Why I Want to Run an Ultra Marathon

WHY?
This is probably the first thing that people have said to me when I’ve told them of our plans to run an ultramarathon. Actually the the first person I mentioned it to simply said “F*** That!” and turned and walked away from me.

If I’m being honest, I don’t know why I want to do this but if I try and explain the timeline of events that brought about the decision, we might all end up a little wiser.

A few years ago while hiking up Moel Siabod, a runner passed us as she speeded up the mountain and we sat and watched her bounding gracefully up and along the Deaer Ddu ridge. She looked effortless and I gazed on enviously before plodding on breathlessly to the summit. Wow, I wish I could move like that.

Sometimes on hiking trips I get impatient as I want to cover some miles quickly. We all know that a hiking trip is sometimes about getting your head down and eating up miles between spectacular viewpoints or simply camping spots. Sometimes those flatter miles could go by quicker.

I caught an episode of the Joe Rogan Podcast with Courtenay Dewaulter and holy s*** is she inspiring. I looked her up on youtube and after going down a massive rabbit hole, including some Netflix docs about the Barkley Marathons and someone running the Long Trail in the USA, a seed was definitely sown.

Back in June I was on Dartmoor with a friend for a hiking and wild camping trip. Unfortunately due to injury he didn’t make it back to the car park after about 12/13 miles of hiking. So I left him in Princetown with the back packs and armed with only my trekking poles and a bottle of water I went to fetch the car.
I hiked fairly quickly up North Hessary Tor and with quite a sweat on I ran across the moor for the remaining 3 or 4 miles to the car. I was knackered when I got there but felt quietly proud of myself, I wasn’t as out of shape as I thought I was.

I think the biggest factor was that feeling of simply moving through a landscape at a pace dictated by me. Not the weight in my pack or how fast the kids were moving or what the trail was like or how much my legs ached. If I wanted to run, I ran. If it got steep, I slowed to a jog or even a quick hike but just the feeling of moving (even slowly) was exhilarating.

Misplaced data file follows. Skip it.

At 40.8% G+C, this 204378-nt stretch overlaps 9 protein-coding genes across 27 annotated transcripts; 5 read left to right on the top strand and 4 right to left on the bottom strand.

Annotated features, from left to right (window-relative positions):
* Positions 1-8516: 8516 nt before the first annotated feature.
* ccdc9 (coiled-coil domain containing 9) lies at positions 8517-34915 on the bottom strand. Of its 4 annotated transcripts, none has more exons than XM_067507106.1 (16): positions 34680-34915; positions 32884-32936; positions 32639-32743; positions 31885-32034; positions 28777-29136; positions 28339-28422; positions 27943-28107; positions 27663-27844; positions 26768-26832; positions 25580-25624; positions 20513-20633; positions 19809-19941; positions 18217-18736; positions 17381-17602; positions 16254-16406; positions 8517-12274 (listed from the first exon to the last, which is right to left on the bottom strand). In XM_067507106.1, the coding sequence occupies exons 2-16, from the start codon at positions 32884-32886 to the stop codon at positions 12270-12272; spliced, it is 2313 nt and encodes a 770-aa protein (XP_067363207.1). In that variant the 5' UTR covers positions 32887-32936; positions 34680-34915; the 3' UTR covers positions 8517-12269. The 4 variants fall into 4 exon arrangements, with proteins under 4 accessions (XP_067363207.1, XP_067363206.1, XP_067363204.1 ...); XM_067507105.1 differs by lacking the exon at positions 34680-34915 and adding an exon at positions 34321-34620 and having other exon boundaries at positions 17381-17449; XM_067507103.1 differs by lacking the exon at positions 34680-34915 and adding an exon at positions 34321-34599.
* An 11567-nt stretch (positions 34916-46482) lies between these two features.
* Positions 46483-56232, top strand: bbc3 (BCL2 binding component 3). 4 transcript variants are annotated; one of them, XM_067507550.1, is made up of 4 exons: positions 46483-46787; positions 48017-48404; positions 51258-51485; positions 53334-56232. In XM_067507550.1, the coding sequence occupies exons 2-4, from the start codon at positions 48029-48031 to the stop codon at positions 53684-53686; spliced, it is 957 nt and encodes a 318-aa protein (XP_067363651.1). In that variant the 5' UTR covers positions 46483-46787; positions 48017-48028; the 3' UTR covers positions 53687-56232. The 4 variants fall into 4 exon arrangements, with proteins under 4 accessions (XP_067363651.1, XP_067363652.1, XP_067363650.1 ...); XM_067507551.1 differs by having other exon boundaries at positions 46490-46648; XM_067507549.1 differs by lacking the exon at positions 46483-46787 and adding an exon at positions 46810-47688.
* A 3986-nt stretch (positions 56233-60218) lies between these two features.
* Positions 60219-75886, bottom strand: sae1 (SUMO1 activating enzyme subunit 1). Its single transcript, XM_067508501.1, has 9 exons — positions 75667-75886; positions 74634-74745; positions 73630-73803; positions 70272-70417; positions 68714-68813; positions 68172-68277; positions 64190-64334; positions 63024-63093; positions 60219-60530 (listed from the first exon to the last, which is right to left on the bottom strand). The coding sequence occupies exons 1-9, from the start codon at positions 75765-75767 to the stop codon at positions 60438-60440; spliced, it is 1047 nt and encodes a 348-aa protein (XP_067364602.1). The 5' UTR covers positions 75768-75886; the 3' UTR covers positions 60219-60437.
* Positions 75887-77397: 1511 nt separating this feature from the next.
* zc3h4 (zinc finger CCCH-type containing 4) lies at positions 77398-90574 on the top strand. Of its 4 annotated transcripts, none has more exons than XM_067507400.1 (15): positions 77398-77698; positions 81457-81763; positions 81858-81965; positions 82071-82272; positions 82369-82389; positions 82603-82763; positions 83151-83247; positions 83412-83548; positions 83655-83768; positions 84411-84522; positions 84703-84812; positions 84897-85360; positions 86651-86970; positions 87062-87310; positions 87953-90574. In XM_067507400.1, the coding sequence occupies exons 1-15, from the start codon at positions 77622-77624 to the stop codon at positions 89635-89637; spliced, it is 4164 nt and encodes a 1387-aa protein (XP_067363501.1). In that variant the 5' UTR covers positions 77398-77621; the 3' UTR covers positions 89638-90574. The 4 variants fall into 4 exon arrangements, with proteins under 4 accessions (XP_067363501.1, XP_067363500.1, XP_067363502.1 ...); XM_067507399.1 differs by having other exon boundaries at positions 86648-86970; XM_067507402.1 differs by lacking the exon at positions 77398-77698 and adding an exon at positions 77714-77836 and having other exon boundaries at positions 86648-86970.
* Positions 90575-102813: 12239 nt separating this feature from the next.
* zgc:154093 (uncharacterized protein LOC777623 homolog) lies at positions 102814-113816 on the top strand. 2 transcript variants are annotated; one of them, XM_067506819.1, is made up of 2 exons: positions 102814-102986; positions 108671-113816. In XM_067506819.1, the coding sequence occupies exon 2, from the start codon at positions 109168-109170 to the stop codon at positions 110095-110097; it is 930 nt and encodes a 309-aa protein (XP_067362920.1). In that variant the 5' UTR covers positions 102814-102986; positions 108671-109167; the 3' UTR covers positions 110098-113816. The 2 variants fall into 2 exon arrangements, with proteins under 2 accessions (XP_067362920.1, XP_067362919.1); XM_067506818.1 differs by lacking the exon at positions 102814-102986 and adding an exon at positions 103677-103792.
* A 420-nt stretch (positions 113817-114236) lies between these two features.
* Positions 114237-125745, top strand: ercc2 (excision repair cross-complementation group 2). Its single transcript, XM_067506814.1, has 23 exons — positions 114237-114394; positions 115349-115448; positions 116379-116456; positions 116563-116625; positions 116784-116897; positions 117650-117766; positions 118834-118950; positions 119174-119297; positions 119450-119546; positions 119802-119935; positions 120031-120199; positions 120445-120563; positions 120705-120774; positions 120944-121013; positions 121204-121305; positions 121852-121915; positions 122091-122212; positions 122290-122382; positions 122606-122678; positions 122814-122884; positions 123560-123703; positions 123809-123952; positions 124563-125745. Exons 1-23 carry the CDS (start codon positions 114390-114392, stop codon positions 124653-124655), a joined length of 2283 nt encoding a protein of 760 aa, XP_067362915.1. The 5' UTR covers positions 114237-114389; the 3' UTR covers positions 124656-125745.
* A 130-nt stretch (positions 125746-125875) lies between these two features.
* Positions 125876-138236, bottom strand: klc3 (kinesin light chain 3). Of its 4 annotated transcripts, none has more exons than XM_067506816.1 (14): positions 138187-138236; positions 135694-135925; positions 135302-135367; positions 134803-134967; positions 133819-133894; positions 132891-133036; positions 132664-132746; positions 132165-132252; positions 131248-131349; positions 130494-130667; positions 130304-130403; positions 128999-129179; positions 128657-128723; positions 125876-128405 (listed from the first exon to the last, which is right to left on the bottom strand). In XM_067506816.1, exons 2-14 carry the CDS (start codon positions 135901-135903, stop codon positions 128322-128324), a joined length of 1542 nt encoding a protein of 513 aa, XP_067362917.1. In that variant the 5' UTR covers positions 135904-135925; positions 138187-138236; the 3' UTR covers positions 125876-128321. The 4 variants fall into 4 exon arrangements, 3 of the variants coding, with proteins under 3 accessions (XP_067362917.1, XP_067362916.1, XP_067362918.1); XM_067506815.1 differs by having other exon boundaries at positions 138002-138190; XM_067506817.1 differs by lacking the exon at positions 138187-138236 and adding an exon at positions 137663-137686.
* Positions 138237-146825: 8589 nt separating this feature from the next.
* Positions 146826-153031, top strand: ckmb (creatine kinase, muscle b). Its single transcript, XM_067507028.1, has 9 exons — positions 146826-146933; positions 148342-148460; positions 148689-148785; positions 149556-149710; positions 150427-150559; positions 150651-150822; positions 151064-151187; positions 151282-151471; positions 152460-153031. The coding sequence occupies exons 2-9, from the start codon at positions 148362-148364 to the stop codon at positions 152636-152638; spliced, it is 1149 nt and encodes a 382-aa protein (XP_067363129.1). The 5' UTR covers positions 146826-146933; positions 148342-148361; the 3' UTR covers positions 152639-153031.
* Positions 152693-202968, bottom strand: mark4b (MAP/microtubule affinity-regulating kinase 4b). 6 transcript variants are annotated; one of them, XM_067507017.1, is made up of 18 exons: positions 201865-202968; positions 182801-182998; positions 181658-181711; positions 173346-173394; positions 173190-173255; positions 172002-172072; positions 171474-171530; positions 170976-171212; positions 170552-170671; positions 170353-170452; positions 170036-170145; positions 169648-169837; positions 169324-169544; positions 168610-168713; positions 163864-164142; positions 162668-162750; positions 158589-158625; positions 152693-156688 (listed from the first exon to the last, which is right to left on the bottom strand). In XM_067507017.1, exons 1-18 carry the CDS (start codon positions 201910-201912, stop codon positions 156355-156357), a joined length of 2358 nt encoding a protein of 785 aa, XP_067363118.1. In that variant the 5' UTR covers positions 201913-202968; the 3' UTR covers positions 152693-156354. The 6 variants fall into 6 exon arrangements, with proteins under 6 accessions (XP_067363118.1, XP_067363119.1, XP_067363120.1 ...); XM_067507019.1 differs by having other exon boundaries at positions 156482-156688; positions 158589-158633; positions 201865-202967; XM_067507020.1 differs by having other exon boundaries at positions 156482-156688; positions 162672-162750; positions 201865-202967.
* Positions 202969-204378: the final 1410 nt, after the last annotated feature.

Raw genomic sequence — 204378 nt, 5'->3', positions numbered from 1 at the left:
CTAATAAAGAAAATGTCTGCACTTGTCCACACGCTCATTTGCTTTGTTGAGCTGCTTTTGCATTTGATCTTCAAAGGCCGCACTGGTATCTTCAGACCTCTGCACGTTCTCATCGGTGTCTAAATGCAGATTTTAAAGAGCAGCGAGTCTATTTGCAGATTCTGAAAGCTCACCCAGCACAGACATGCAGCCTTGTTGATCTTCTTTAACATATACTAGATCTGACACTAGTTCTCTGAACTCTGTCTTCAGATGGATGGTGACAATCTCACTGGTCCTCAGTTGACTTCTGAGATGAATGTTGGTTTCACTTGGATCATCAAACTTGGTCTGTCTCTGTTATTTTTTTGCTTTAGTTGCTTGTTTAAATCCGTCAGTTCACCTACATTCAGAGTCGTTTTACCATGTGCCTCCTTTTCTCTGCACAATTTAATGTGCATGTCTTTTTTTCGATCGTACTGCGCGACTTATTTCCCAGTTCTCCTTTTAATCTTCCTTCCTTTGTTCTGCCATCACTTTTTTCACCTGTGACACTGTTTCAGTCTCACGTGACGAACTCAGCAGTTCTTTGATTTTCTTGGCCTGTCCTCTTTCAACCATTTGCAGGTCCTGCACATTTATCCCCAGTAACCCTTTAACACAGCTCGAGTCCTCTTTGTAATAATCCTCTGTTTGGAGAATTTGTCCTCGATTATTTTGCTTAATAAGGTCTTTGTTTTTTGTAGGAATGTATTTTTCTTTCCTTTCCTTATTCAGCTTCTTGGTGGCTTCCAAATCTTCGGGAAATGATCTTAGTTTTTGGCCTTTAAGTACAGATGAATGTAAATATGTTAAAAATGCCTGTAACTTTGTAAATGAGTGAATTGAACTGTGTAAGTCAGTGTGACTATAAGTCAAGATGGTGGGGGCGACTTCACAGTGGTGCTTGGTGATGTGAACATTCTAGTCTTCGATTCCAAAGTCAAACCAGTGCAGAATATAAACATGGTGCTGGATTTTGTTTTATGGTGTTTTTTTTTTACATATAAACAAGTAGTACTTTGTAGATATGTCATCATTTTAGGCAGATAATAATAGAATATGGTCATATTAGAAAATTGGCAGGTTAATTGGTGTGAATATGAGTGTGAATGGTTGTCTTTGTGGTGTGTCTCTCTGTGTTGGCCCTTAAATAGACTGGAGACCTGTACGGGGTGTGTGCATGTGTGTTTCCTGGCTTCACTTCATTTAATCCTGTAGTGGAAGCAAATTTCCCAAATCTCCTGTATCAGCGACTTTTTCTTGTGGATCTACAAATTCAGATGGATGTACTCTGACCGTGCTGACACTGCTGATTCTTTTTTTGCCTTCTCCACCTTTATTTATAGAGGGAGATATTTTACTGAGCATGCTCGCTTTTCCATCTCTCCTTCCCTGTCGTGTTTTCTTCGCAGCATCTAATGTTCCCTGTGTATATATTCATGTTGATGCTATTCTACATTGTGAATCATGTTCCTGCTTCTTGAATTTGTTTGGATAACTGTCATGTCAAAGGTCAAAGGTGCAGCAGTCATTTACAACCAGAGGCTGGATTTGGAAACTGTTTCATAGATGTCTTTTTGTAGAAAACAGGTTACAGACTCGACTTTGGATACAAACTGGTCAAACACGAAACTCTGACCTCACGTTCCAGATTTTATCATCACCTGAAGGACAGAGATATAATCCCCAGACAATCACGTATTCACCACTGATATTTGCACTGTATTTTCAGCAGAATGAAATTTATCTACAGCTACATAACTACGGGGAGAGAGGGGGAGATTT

There’s another reason too. I’m just not getting out on trail as often as I’d like or my at times fragile mental health needs. There have been issues this year and while I’m not going to go into great details here, it has affected all of us. The longer it is between trips, the more susceptible I am to dips and lows. But then a trip away comes and I’ll feel better. Except I put so much pressure on it to be perfect and “just what the doctor ordered” that when it doesn’t go as well as it should in my head I feel worse.

So because of this I’m going to try and get out more, but with the restrictions of money and school and general boring stuff, there will be more solo trips, just me, alone, all by myself. I would love to do some 100 mile hiking trails solo but that would mean 4 or 5 days away and I can’t swing that. But if I can pack light, move quicker and recover better overnight I might be able to do them in 3 days instead.  What if I hiked the uphills, jogged the flats and downhills, had a tiny tent and ultralight sleeping bag. Could I cover 30 miles in a day? Would I be able to do the same the next day? And the next? Suddenly long trails could be do-able on a long weekend. I’ll just need to be much fitter. Which is where the running comes in.

So that’s it really. The goal of running 100 miles is an arbitrary one at the moment, I can just about manage 10km without stopping, but somewhere along the way I’ll get to the point where anything is possible and thats the real goal of this adventure isn’t it?

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